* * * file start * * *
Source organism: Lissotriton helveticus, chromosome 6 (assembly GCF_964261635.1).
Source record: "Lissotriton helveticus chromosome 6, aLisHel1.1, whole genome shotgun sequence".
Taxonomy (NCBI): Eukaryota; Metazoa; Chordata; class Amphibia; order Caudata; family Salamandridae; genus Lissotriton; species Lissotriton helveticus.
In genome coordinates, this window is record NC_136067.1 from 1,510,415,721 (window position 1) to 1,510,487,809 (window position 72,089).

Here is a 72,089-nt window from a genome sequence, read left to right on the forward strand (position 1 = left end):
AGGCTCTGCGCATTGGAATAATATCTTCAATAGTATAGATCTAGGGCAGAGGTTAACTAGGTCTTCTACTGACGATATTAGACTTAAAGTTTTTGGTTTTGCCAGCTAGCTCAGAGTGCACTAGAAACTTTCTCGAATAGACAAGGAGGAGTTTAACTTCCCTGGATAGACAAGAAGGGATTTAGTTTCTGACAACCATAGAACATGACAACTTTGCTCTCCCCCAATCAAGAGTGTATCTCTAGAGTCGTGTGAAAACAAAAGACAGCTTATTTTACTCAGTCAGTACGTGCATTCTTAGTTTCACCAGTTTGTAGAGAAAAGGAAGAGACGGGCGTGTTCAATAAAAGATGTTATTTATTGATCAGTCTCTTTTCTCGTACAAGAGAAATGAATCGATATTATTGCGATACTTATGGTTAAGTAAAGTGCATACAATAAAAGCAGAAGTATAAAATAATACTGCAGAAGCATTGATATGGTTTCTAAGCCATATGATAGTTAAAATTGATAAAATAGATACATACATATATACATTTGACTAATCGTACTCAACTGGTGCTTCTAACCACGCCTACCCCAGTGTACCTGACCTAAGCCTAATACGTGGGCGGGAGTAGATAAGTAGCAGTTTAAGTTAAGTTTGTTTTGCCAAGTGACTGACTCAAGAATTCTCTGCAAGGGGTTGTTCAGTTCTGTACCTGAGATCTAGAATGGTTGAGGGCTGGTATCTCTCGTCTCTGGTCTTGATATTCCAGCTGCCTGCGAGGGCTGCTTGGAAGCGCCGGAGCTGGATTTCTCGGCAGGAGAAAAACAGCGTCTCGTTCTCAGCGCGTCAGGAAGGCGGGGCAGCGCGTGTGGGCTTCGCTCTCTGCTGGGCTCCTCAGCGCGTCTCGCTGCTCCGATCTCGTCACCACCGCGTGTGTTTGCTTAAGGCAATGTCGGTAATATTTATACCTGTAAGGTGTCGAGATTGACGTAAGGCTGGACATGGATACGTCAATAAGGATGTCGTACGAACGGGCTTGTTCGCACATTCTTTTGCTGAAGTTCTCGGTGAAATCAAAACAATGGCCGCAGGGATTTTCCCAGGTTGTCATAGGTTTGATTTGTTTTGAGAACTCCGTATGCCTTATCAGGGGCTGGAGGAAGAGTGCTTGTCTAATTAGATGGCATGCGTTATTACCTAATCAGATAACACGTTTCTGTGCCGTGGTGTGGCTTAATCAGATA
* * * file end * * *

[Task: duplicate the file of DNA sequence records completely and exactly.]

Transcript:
Source organism: Lissotriton helveticus, chromosome 6 (assembly GCF_964261635.1).
Source record: "Lissotriton helveticus chromosome 6, aLisHel1.1, whole genome shotgun sequence".
Taxonomy (NCBI): Eukaryota; Metazoa; Chordata; class Amphibia; order Caudata; family Salamandridae; genus Lissotriton; species Lissotriton helveticus.
In genome coordinates, this window is record NC_136067.1 from 1,510,415,721 (window position 1) to 1,510,487,809 (window position 72,089).

Here is a 72,089-nt window from a genome sequence, read left to right on the forward strand (position 1 = left end):
AGGCTCTGCGCATTGGAATAATATCTTCAATAGTATAGATCTAGGGCAGAGGTTAACTAGGTCTTCTACTGACGATATTAGACTTAAAGTTTTTGGTTTTGCCAGCTAGCTCAGAGTGCACTAGAAACTTTCTCGAATAGACAAGGAGGAGTTTAACTTCCCTGGATAGACAAGAAGGGATTTAGTTTCTGACAACCATAGAACATGACAACTTTGCTCTCCCCCAATCAAGAGTGTATCTCTAGAGTCGTGTGAAAACAAAAGACAGCTTATTTTACTCAGTCAGTACGTGCATTCTTAGTTTCACCAGTTTGTAGAGAAAAGGAAGAGACGGGCGTGTTCAATAAAAGATGTTATTTATTGATCAGTCTCTTTTCTCGTACAAGAGAAATGAATCGATATTATTGCGATACTTATGGTTAAGTAAAGTGCATACAATAAAAGCAGAAGTATAAAATAATACTGCAGAAGCATTGATATGGTTTCTAAGCCATATGATAGTTAAAATTGATAAAATAGATACATACATATATACATTTGACTAATCGTACTCAACTGGTGCTTCTAACCACGCCTACCCCAGTGTACCTGACCTAAGCCTAATACGTGGGCGGGAGTAGATAAGTAGCAGTTTAAGTTAAGTTTGTTTTGCCAAGTGACTGACTCAAGAATTCTCTGCAAGGGGTTGTTCAGTTCTGTACCTGAGATCTAGAATGGTTGAGGGCTGGTATCTCTCGTCTCTGGTCTTGATATTCCAGCTGCCTGCGAGGGCTGCTTGGAAGCGCCGGAGCTGGATTTCTCGGCAGGAGAAAAACAGCGTCTCGTTCTCAGCGCGTCAGGAAGGCGGGGCAGCGCGTGTGGGCTTCGCTCTCTGCTGGGCTCCTCAGCGCGTCTCGCTGCTCCGATCTCGTCACCACCGCGTGTGTTTGCTTAAGGCAATGTCGGTAATATTTATACCTGTAAGGTGTCGAGATTGACGTAAGGCTGGACATGGATACGTCAATAAGGATGTCGTACGAACGGGCTTGTTCGCACATTCTTTTGCTGAAGTTCTCGGTGAAATCAAAACAATGGCCGCAGGGATTTTCCCAGGTTGTCATAGGTTTGATTTGTTTTGAGAACTCCGTATGCCTTATCAGGGGCTGGAGGAAGAGTGCTTGTCTAATTAGATGGCATGCGTTATTACCTAATCAGATAACACGTTTCTGTGCCGTGGTGTGGCTTAATCAGATA